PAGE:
Did You Know ...

... that the Tucson Orienteering Club was founded by John Maier in early 1984?

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Come get a dose of vitamin D and enjoy fine desert orienteering in the sun!  We're planning a week+ of fast orienteering and training opportunities in the Tucson and Phoenix areas.  All events are open to everyone, from junior to superveteran!

Fresh updates available at https://southwestspringweek.blogspot.com

LATEST NEWS: Registration open! Register at EventReg.

 Change log:

(10/22) added logistics information
(12/6) updated schedule, include NRE
(12/31) updated Where To Stay

Welcome to the SouthwestRolling Foothills of the Santa Rita Mountains Near Box Canyon (Photo by Max Suter)

Schedule

Sat Feb 17: Classic courses Kentucky Camp/Greaterville
Sun Feb 18: Classic courses Box Canyon (applying for NRE status)

Plus:
    Sat pm: add't technical training
    Sun pm: presentation + group dinner
   

Mon, Feb 19: Handicapped mass-start race at Catalina State Park

Tue, Feb 20: Training races in Tucson Mountains

Web, Feb 21: Rest/adventure day (Bisbee street-o)

Thur, Feb 22: Sprint training x2 in Tucson 

Fri, Feb 23: Training at Catalina / travel to Phoenix

Sat, Feb 24: GPXHO local events at Needle Vista 

Sun Feb 25: GPXHO National Ranking Event at First Water

More details as we make decisions.  

Getting Here

We recommend flying into either Tucson International Airport (TUS) or Phoenix Sky Harbor International Airport (PHX) and renting a car. The distance between Phoenix and Tucson is about 100 miles. PHX is a bigger airport and may offer better connections and prices. If you're staying for the whole week then you'll be in Phoenix at the end, too.

Where To Stay

For the Tucson portion of the week (Feb 17-23) we recommend staying in a hotel or rental house in the city of Tucson. The first weekend's venues are south of the city (40-60 minutes drive) and the training events are in or closer to town. The exception is Bisbee, which is about 100 minutes of driving. 

The wide open spaces of Arizona provide some lovely opportunities for camping. While the days will be beautiful, the nights will be cold.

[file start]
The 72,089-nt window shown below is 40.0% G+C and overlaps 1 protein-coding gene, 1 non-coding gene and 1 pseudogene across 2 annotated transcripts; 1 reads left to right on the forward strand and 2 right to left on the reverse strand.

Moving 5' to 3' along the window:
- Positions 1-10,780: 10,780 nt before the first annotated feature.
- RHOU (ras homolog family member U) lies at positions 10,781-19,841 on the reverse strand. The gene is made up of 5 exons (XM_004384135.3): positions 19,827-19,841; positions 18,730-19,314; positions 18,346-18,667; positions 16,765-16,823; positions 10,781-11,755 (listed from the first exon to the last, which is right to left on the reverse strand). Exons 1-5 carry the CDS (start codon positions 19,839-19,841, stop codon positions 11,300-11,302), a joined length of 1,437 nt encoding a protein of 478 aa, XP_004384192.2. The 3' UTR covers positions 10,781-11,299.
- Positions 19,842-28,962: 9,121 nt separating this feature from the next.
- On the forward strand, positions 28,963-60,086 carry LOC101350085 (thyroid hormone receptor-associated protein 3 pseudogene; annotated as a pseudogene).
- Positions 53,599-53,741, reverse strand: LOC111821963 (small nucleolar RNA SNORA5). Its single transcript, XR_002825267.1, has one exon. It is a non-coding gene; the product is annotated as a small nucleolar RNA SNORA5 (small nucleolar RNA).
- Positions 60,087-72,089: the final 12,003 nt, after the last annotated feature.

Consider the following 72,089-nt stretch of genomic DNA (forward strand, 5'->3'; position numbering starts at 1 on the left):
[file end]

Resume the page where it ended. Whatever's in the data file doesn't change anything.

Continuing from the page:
The area near our Saturday and Sunday events are covered by Forest Service Dispersed Camping Guidelines at https://www.fs.usda.gov/detailfull/fishlake/recreation/?cid=stelprdb5121831  This is free primitive camping with no services provided. Contact Peg (pegdavis at u dot Arizona dot edu) a week before the event if you’d like details on where other orienteers are likely to be camping if you prefer less solitude. Lows of 23 degrees F are possible.
 
Catalina State Park camping is convenient for our Monday event. Find information about camping fees and reservations at https://azstateparks.com/catalina/camping-and-rvs/rv-and-tent-camping . Average low is 41 degrees F, record low is 19 degrees F.

For the Phoenix weekend (Feb 24-25) we recommend staying in a hotel in Apache Junction. There is also developed camping at Lost Dutchman State Park.

Lost Dutchman State Park
6109 N Apache Trail, Apache Junction, AZ 85119
azstateparks.com
(480) 982-4485
Scenic desert hiking trails, picnic facilities, 72 campsites, wildlife, restrooms & showers.

Best Western Gold Canyon Inn & Suites
8333 E Sunrise Sky Dr, Gold Canyon, AZ 85118
bestwestern.com
(480) 671-6000

Gold Canyon Golf Resort & Spa
6100 S Kings Ranch Rd, Gold Canyon, AZ 85218
gcgr.com
(480) 982-9090

Courtyard by Marriott Phoenix Mesa Gateway Airport
6907 E Ray Rd, Mesa, AZ 85212
marriott.com
(480) 351-7088

Country Inn & Suites By Carlson
6650 E Superstition Springs Blvd, Mesa, AZ 85206
countryinns.com
(480) 641-8000

Best Western Superstition Springs Inn
1342 S Power Rd, Mesa, AZ 85206
bestwestern.com
(480) 641-1164

 

We do not recommend anyone to stay in a motel between Highway 202 and Meridian Drive.

 

Map

See this map for specific locations of orienteering venues, airports, places to stay, and things to see and do!

Terrain

The terrain in Arizona mostly consists of lightly vegetated desert and grassland. The visibility is often quite high and the running speed very fast. The terrain ranges from true desert orienteering at elevations around 2500'/750m (Tucson) and 1700'/525m (Phoenix) to mountain foothill grasslands at 5400'/1600m. There is plenty of cactus and other vegetation that can hurt you but it is usually easily avoided. Check out our map samples page for a taste of the challenge. 

Stay Informed!

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Featured Clue Symbol

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To see all the orienteering control symbols and their descriptions, read the International Specification for Control Descriptions (pdf).